Chinese Foot Massage Works: ODP's Birth Story

Sunday, June 18, 2017

I never thought I'd get to that place in life where I'm sitting on the couch eating KFC with a newborn hanging off my boob, but here we are. I have a four week old! Life has been weird! I figured I better write down how he got here before I forgot the details. As always, my goal is to open my life to you in small ways so you can feel less alone. If you have any questions, I'm always down to try to answer them. Just email me: whitneytbnd@gmail.com.

Without further ado...

The Days Before: If I were allowed to drink and could take a shot for every person who walked by my office and said some version of "YOU'RE STILL HERE?", I'd be drunk by 9 a.m. For me, that was the worst part. I hated talking to people about my still-there belly and answering well-intentioned coworkers' questions. It was clear I had a full term bump and anyone with a belly that big probably isn't particularly comfortable, so just leave them alone. Open the door for them. Bring them candy they like. Don't ask questions.

I wasn't sleeping particularly well, and I was feeling more tightness in my belly. I had the occasional Braxton Hicks contractions, but there was nothing telling. It was more of a feeling I had of things starting to feel different, but not in any way I could really explain or predict.

In order to try to find some zen, I took baths (with bath bombs and candles and mood music--very important to note those things) pretty much every night. Raz would sit with me and put his feet in and we'd chat about everything from our work days to what the kid in my belly was going to be like. At this point, I was focused on trying to stay somewhat comfortable and stress free.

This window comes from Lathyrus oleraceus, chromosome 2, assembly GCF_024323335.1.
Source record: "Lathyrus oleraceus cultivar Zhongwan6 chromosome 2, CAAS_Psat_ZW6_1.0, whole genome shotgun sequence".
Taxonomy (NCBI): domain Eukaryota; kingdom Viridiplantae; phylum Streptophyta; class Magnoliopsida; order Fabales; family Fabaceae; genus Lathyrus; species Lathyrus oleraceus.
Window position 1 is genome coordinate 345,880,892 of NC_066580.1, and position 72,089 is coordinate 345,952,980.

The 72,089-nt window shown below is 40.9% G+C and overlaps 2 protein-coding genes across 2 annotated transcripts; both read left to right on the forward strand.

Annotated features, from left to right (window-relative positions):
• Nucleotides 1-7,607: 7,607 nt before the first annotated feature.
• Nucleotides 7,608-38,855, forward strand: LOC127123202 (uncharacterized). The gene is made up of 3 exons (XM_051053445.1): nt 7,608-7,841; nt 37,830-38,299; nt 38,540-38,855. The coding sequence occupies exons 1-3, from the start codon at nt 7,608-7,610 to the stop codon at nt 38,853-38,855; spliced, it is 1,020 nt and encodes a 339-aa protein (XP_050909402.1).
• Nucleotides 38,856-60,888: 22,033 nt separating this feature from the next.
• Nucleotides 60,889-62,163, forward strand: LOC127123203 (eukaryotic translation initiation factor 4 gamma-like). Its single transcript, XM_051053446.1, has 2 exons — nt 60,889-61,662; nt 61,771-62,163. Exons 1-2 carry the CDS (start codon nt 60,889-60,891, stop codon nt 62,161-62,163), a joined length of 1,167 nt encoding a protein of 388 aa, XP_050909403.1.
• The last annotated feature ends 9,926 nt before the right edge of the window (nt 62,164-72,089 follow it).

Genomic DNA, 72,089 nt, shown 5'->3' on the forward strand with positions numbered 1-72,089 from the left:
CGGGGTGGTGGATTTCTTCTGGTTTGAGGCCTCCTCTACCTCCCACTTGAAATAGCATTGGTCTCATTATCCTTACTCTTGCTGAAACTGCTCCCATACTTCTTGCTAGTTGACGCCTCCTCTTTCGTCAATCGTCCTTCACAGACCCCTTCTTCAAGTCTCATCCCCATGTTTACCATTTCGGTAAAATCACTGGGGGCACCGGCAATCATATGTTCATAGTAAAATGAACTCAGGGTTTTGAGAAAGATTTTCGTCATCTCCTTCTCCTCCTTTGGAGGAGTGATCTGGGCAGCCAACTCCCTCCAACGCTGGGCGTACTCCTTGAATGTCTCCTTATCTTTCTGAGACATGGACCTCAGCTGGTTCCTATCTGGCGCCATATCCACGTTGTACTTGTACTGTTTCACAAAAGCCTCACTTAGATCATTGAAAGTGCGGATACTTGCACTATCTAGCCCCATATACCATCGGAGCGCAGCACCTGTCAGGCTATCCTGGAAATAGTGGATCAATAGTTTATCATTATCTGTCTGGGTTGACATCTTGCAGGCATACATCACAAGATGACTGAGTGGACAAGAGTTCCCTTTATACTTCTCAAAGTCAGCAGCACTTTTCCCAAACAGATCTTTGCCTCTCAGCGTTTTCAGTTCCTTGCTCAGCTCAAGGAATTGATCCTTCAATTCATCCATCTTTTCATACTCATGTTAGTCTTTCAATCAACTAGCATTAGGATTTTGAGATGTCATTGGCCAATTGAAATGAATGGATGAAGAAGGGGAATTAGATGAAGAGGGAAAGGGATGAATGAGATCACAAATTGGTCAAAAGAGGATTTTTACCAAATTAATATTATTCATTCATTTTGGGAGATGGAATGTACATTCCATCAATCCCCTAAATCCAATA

Labor: Our neighbor directly across the street is four weeks behind me with her second baby. Weeks prior to meeting Oliver, her husband came over and casually mentioned to Raz that Chinese foot massage had helped her during her first pregnancy. So I texted her and we went. Acupressure and reflexology was on a list of natural remedies my midwives had given me to start trying at 36 weeks, so I was way down to give it a go. I love Eastern medicine (remember, acupuncture was part of my "let's make a baby" toolkit), so this was definitely my favorite thing on the list. Eating six dates a day was my least.

I was technically two days overdue when we went in for my third foot massage. At that point, I wasn't putting much stake in any one thing inducing labor, and I wanted to be a hippie about waiting on him unless it became medically necessary to do something else.

After the massage, I came home and watched The Challenge on MTV (as one does), and started to feel more than just tightness in my belly. One of my pregnancy apps had served me a notification a week or so earlier about offering a contraction timer, so I started timing what felt like pretty normal period cramps at that point.